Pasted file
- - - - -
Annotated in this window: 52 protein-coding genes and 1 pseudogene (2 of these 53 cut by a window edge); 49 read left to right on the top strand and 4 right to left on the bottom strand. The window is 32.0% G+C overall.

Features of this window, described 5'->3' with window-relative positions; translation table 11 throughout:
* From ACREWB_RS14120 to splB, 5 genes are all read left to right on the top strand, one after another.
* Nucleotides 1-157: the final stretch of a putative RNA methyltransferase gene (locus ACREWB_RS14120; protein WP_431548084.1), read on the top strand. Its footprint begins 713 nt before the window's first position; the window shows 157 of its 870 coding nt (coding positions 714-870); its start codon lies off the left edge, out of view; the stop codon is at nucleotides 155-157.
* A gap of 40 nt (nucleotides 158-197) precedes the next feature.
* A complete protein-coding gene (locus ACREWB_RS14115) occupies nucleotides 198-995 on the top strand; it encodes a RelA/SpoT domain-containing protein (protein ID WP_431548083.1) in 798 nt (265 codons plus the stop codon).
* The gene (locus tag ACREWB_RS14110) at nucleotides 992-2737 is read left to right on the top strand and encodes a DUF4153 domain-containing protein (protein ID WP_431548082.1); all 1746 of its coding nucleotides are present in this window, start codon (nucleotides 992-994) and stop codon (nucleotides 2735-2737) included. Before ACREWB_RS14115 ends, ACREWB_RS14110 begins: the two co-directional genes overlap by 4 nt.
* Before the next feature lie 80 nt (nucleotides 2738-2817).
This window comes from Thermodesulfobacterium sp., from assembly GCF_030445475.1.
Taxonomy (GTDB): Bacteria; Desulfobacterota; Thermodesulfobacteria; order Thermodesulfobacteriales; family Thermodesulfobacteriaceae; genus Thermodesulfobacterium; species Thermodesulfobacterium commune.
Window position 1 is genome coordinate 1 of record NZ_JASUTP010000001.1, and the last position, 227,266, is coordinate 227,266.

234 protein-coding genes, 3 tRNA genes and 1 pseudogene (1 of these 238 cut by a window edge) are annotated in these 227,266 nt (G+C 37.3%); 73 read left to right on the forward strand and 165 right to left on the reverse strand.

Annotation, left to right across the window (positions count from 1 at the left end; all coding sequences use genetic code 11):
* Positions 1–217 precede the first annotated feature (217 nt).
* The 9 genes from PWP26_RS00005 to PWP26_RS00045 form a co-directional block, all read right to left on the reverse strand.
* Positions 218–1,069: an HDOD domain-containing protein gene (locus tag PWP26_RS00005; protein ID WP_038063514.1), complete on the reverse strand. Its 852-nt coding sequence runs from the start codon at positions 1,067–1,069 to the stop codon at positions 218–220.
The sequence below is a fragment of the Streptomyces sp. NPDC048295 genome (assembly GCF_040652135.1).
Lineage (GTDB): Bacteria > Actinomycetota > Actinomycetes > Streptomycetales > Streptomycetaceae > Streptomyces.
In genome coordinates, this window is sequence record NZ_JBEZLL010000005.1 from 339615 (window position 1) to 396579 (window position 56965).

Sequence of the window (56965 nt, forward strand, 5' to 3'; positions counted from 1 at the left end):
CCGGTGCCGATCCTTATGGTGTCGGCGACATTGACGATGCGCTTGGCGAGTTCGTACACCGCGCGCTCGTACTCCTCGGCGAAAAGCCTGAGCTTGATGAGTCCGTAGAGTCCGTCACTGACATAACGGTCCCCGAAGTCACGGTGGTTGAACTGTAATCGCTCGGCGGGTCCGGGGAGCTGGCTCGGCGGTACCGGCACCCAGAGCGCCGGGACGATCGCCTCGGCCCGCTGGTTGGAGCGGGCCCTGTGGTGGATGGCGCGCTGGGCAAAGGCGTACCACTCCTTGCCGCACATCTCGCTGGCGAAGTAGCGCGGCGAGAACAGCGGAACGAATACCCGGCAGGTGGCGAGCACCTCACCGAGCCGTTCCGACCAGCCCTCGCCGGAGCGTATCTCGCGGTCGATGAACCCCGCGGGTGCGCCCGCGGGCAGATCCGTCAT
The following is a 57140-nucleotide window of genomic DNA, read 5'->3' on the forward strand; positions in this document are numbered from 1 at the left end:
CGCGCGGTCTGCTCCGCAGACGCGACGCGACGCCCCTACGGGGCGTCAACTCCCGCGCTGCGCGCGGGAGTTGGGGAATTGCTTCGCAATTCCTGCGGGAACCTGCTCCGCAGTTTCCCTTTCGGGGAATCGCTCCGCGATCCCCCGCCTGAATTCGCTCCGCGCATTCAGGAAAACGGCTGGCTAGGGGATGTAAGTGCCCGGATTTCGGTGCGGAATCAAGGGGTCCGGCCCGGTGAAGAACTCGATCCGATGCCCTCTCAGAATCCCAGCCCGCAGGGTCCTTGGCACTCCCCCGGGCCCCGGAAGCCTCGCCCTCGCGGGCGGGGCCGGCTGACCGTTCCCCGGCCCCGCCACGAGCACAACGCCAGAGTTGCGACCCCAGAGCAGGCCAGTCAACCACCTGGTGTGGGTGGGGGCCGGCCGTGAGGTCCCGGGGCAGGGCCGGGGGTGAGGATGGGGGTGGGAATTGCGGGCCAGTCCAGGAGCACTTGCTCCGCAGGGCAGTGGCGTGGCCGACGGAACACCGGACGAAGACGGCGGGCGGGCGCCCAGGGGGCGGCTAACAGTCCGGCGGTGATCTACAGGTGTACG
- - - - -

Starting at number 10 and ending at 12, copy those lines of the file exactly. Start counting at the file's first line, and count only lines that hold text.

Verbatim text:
Taxonomy (GTDB): Bacteria; Desulfobacterota; Thermodesulfobacteria; order Thermodesulfobacteriales; family Thermodesulfobacteriaceae; genus Thermodesulfobacterium; species Thermodesulfobacterium commune.
Window position 1 is genome coordinate 1 of record NZ_JASUTP010000001.1, and the last position, 227,266, is coordinate 227,266.

234 protein-coding genes, 3 tRNA genes and 1 pseudogene (1 of these 238 cut by a window edge) are annotated in these 227,266 nt (G+C 37.3%); 73 read left to right on the forward strand and 165 right to left on the reverse strand.